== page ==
Obviously, I fall onto the left side of the spectrum. But I want everyone to recognize that our minds, beautiful machines capable of astounding works that they may be, are reactionary to precedent information which perhaps interprets the world for us, before we can even take a moment to breathe.

Psychological schemas are solid, but not unshakeable blueprints. We’re constantly updating (usually buttressing) the designs, but never lose hope that the most hateful of people can come around to a reasonable understanding as long as we remember that people are people and have always been people.

The only thing I can think to prescribe is a careful and well variegated media diet. I’m not saying you should listen to Alex Jones– I’m pretty sure no one should– but perhaps by entertaining– not necessarily believing or ascribing to– a palette of perspectives, we can understand each other’s personal allegory. Because our brains will favor a story over reality every single time.

Failing that, remember what Socrates said: “I do not think I know what I do not know.

 

 

 

Reading Media Narratives

Reading Media Narratives

Disclaimer: I’m ignorant about a lot things. Here’s the things I’ll admit to: I dropped political science in college, not because I didn’t find it interesting but because I never showed up to the Friday discussions of International Politics. (This would be why I also failed The Philosophy of Love and Sex. Oops.)  I dropped the journalism major because I failed Economics 101. (A writer who’s irresponsible with money? What kind of monkey shine is this?) I’ve also never made a quiche and don’t want to know how.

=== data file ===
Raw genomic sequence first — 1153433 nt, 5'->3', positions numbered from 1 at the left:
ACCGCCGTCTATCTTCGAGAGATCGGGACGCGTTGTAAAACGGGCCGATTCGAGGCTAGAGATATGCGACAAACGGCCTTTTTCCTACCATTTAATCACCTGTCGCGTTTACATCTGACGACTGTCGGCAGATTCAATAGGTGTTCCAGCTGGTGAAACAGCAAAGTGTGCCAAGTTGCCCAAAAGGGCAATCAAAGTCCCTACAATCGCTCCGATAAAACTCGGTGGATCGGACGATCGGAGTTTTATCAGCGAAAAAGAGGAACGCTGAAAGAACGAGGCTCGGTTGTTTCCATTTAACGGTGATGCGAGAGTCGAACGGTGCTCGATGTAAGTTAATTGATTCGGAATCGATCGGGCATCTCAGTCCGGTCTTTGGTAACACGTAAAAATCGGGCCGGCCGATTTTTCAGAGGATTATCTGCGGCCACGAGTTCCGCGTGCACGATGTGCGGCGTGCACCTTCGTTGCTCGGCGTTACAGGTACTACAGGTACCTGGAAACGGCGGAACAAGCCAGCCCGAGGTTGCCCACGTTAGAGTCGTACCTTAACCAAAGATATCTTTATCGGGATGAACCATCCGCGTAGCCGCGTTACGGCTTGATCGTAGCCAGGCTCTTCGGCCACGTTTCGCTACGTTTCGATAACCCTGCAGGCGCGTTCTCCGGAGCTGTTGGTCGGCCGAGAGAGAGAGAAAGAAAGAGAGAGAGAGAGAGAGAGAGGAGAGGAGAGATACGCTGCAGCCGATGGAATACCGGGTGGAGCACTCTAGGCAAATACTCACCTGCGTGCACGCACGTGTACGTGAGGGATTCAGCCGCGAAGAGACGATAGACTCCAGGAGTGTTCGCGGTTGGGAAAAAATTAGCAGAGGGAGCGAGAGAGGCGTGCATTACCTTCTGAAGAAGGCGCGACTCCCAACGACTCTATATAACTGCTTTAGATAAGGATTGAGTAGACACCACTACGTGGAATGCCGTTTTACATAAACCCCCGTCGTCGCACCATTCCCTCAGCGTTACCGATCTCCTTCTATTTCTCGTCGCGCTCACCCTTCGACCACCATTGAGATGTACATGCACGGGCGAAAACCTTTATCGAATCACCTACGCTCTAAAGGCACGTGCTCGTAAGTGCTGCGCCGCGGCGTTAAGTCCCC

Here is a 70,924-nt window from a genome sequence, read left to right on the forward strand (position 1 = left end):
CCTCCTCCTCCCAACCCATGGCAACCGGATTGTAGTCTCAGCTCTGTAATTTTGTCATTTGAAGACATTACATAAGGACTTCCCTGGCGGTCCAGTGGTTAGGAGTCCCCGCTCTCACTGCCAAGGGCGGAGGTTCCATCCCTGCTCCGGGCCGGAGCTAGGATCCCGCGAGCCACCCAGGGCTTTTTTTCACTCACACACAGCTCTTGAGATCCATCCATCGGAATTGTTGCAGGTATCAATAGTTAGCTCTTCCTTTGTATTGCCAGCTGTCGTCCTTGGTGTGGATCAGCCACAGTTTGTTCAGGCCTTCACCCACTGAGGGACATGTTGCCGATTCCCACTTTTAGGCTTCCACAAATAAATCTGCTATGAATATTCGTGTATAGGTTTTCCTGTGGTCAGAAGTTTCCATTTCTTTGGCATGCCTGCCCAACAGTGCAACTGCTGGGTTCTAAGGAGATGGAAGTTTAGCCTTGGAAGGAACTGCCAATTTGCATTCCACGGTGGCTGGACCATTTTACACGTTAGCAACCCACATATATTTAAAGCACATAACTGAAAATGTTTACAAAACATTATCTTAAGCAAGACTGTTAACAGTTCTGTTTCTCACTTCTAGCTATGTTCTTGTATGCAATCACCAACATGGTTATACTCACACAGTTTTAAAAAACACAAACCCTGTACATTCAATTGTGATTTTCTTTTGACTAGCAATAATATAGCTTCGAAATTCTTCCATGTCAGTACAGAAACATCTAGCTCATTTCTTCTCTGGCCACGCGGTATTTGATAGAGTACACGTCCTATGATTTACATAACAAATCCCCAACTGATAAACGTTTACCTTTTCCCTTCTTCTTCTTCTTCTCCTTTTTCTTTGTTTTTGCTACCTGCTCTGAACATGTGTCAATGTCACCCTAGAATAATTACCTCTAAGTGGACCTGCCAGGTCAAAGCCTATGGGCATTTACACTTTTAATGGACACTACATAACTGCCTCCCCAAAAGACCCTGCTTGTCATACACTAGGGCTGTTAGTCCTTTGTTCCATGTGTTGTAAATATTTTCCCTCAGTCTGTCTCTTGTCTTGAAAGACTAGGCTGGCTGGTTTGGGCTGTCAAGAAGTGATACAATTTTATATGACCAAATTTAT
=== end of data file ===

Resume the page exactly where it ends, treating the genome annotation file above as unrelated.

But I’m trying to understand how narrative works. We all know the basic structure, right? You have a beginning, a middle, and an end. You know what recent political slogan also shares those qualities? “Make America Great Again.” It presupposes that America was once great, it’s currently not, and will be great once more because of us. Simple. Unifying. Four words, even. It doesn’t track as well with “I’m with her,” which is inherently divisive, because if you’re not with her, you’re against her, a message cemented by the “deplorables” gaff. Hillary Clinton’s response to MAGA was “America is already great,” which is probably better stated as “America’s better than it’s ever been, statistically,” as the former doesn’t contain a story, just an ending– which apparently translated to half the country as no change.

Political and media narratives generally don’t share this three act structure– they are always written in the middle of things, without time to contextualize history or put a neatly wrapped bow on top of it. That happens after the fact, when history is canonized. These stories are written now.

It’s interesting to see it from a fiction writer’s perspective. Because we know, or are struggling to realize, that every story has a different set of triplets embedded within each of their narrative wombs. Every story has a Hero, a Villain, and (oftentimes forgotten) a Victim.

That might be why the most enduring religious (and political, it its own way) narrative of western culture is of Jesus Christ. Not only is there a Beginning (Bethlehem, three kings, shiny star, manger), a Middle (proselytizing, gathering disciples, miracles, crucifixion) and an End (resurrection, Heaven, legacy of Christianity) but the HVV trinity is also soundly in place: There’s a Hero (Jesus), a Villain (Original sin, or Satan, or Rome), and a Victim (the poor, the sick, the lame, the oppressed). This parabola and narrative conflict has been carefully crafted over centuries of canonization.